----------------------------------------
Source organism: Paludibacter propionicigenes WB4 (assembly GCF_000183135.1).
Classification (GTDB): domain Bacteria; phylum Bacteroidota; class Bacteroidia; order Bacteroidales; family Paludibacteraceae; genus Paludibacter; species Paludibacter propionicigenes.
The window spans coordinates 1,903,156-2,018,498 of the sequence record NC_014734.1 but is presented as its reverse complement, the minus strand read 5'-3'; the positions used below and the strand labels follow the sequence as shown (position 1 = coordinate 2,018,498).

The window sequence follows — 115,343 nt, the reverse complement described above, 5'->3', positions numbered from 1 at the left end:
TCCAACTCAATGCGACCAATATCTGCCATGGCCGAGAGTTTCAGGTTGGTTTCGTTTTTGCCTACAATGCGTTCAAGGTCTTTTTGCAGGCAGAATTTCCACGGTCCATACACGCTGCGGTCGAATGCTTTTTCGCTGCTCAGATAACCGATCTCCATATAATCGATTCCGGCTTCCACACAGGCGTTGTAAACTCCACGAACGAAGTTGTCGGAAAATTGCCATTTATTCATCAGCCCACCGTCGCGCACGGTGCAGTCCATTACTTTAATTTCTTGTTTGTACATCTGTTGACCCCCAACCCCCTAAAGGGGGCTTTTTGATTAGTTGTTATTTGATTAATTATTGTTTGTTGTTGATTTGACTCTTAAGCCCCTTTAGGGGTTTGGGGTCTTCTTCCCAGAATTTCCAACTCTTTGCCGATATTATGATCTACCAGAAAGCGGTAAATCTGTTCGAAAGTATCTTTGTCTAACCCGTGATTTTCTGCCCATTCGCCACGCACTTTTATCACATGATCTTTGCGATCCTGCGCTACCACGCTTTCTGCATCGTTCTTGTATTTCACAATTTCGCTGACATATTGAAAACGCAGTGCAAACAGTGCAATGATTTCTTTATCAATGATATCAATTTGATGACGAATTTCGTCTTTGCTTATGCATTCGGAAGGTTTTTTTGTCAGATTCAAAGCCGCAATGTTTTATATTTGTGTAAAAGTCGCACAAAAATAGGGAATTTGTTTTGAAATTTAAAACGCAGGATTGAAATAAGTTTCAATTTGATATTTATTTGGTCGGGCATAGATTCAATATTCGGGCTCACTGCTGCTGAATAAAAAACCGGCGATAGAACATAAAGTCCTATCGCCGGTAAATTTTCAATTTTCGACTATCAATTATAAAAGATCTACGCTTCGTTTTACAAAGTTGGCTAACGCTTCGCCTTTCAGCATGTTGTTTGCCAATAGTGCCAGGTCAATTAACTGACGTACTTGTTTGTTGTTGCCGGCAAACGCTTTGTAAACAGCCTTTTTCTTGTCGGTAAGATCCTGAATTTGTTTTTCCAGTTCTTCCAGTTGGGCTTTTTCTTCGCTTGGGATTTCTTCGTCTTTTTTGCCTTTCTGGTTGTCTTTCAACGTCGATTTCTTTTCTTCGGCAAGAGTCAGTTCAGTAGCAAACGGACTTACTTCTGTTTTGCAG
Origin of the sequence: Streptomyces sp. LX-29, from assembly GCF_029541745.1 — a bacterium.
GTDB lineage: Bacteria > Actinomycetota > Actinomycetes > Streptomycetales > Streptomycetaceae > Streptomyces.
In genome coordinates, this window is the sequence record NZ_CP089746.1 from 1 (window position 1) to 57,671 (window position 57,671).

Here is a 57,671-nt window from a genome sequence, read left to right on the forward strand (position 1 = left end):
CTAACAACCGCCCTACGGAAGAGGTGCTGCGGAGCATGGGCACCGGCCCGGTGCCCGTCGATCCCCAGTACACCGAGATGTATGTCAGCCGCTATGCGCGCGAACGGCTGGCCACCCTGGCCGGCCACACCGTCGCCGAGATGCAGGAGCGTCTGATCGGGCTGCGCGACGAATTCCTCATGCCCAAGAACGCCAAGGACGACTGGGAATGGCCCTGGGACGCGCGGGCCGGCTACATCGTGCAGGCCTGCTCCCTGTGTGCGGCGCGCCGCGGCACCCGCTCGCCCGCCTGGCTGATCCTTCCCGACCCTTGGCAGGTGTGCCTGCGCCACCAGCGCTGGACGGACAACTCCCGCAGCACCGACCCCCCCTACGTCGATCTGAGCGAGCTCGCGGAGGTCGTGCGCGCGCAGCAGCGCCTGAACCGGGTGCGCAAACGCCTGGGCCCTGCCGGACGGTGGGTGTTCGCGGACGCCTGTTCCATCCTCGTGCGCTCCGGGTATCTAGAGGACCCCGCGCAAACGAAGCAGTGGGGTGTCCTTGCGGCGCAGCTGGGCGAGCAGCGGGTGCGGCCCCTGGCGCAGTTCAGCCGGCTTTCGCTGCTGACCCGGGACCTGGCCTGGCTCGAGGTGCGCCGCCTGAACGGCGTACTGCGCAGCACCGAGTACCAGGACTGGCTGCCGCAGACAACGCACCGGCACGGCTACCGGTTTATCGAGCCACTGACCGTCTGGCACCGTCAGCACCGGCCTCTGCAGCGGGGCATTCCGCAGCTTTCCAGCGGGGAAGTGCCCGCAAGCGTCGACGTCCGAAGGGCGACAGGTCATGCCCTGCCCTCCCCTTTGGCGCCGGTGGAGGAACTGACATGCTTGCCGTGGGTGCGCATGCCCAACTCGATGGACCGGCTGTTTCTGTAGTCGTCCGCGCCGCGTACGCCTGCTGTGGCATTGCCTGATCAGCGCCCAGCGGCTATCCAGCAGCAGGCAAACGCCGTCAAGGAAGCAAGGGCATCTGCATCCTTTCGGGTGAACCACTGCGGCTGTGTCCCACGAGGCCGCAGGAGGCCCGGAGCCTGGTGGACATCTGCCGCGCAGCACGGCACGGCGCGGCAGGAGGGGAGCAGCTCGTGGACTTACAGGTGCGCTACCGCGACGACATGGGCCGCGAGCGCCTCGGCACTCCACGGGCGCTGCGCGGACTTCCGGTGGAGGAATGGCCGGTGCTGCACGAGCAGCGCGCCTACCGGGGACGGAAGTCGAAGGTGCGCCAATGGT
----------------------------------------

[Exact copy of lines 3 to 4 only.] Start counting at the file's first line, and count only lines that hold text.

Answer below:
The window spans coordinates 1,903,156-2,018,498 of the sequence record NC_014734.1 but is presented as its reverse complement, the minus strand read 5'-3'; the positions used below and the strand labels follow the sequence as shown (position 1 = coordinate 2,018,498).

The window sequence follows — 115,343 nt, the reverse complement described above, 5'->3', positions numbered from 1 at the left end: